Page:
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Round Pen Results

Put a new spin on the round pen with trainer Ken McNabb to control spookiness and teach ground tying.

By Kara L. Stewart | December 13, 2004

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As a teaching tool, the round pen can be used to help a horse learn a variety of things. Here, Wyoming-based trainer Ken McNabb explains how to use the round pen to solve two behaviors that horse owners frequently want to address: spooking and ground tying.

First we’ll cover a couple basics of round pen training: turns to the outside and inside, and asking the horse to stop and face you.

Ground Rules for the Human
"I want to emphasize that the goal of the round pen is not to run the horse until he’s too tired to do anything else,” Ken says. "The release of physical and mental pressure is the key to successful round pen training. The round pen is based on pressure without contact. Every time we give the horse a cue and he performs, we need to release the pressure via our body language.” Ken explains that when you release the horse, for instance, by turning your shoulders away from him, you’re telling him he’s done the right things, and this encourages him to continue working.

Round Pen Basics
Outside Turns
"With outside turns, you’re establishing dominance and letting the horse know that you can control the direction he travels,” says Ken.

According to Ken, outside turns mimic what happens when a new horse is introduced to a herd environment: The dominant horse chases the new horse away and out of his space.

"While the dominant horse will chase the new horse in a straight line, we can’t do that because we are in a round pen,” Ken says. "So, instead, while we are standing in the center of the pen, we establish an invisible line that would touch the horse between his eye and nostril if we were to make contact. When we enter this space, our presence will cut off the horse’s path of flight, causing him to turn or jump away from us toward the fence, creating an outside turn.”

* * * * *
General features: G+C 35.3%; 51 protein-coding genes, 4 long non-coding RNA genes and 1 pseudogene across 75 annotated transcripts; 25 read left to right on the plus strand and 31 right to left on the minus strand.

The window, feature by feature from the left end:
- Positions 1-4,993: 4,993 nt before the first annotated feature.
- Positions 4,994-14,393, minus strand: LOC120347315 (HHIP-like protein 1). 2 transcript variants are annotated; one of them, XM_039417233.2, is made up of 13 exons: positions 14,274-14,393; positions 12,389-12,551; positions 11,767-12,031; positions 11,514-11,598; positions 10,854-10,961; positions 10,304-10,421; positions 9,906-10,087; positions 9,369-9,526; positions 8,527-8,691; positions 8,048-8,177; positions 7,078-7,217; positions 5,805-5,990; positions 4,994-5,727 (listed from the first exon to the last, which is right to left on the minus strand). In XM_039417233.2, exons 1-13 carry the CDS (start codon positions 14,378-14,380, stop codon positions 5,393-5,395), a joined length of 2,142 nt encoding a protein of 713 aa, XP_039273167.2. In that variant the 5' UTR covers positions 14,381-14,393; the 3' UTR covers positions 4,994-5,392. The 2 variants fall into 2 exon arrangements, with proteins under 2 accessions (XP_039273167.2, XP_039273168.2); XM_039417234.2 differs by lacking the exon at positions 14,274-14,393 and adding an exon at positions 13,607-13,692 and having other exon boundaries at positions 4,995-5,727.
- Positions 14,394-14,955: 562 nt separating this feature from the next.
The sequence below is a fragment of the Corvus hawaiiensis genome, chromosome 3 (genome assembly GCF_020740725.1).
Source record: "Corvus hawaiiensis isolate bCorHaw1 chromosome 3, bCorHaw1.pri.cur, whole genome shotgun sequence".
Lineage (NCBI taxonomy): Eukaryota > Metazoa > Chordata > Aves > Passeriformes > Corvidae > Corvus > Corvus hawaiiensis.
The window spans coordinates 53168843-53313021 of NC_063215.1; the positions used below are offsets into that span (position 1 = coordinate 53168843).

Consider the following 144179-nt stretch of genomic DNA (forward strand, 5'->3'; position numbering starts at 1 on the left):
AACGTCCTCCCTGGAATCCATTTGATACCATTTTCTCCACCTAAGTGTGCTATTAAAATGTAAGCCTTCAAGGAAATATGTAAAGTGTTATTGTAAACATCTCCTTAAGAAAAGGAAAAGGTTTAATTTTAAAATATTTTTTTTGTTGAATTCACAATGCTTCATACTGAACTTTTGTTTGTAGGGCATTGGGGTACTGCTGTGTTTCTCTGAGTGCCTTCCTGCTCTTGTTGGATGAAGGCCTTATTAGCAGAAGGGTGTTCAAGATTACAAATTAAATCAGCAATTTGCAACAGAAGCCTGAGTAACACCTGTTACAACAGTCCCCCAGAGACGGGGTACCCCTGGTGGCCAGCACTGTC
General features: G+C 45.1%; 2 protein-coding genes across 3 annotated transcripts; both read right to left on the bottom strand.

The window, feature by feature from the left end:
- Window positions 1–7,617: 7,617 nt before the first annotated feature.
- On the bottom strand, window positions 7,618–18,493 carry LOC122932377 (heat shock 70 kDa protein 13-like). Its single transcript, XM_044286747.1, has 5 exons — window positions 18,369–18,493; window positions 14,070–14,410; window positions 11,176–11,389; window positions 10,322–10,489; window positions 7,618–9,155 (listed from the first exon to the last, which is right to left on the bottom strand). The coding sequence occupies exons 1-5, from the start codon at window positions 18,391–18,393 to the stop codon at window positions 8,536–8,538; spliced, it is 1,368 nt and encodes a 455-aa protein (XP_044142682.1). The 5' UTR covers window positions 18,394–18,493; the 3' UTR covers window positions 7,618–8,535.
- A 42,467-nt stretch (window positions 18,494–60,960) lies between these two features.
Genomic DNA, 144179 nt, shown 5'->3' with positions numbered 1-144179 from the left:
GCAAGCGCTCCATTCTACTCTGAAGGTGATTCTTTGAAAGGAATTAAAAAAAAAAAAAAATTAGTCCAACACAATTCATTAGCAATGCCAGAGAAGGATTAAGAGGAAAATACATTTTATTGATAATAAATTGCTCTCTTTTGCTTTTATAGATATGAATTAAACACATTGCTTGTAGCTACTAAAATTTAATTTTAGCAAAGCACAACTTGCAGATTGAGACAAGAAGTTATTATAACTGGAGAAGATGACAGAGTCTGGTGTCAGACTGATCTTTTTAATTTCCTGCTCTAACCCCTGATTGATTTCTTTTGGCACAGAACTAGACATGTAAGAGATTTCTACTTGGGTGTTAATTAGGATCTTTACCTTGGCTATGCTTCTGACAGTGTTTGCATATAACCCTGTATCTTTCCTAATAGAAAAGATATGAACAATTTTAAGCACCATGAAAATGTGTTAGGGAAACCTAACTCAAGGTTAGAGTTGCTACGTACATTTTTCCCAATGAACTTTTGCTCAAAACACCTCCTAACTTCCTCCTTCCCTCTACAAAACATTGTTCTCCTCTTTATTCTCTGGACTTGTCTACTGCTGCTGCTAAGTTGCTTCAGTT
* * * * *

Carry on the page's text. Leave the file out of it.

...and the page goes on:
Ken cautions that if we get any farther ahead of that point, the horse will have the ability to turn either direction that he chooses. If our target falls behind that point, the horse will continue around the pen ahead of us.

Meet the Trainer
A Wyoming native, Ken McNabb rode his first horse when he was just 10 days old on a pack trip with his parents, so to say he’s spent his life on horseback is not an overstatement. Working on area ranches as he grew up, he began to earn a reputation as a good hand with horses.

Eventually he decided to turn his love of horses and natural talents into a horse-training career, so he sought out several respected horsemen as mentors. He studied extensively with John Lyons and other trainers across the United States, creating his own brand of horsemanship that he teaches today.

"What we’ve tried to do is develop a practical method that works for everyday people and everyday situations,” Ken says. "My goal is to teach people exercises they can use no matter where they are with their horses, and that will increase the control and relationship they have with their horses.”

Ken McNabb has been training professionally for 15 years. He teaches 20 weeks each year at his ranch in Cody and is on the road 22 weeks each year at clinics, seminars and expos.

For more information, visit www.kenmcnabb.com

"Once we’ve established an outside turn one way, ask him to move off and go around the pen in the other direction,”  Ken instructs. "Our goal is to practice the outside turn so that the instant we start to move toward our horse, he notices it and changes direction willingly away from us in the other direction.”

Inside Turns
When the outside turns are consistent, transition to inside turns, which encourage the horse to look to and concentrate on you.

"Set your horse up for success,” Ken says. "Before you ask him to do inside turns, do enough outside turns that your horse is starting to watch you for the next cue. Wait until you see him cocking an ear toward you and starting to pay attention.”

Send the horse away and then ask him to turn in toward the center of the pen. To do this, back away from the horse’s forward movement in a straight line, and position your body against the rail to block the horse’s forward movement as he completes the circle around the pen. The idea is that the horse will see you in his path and turn to the inside.

However, the first few times you start to ask for an inside turn, the horse may see you in front of him and perform another outside turn because that’s familiar to him. Ken suggests correcting the horse by asking for another outside turn, sending him back in the direction in which he was originally traveling. In essence, the horse will be performing two 180-degree turns, so he ends up going in the same direction he was originally traveling.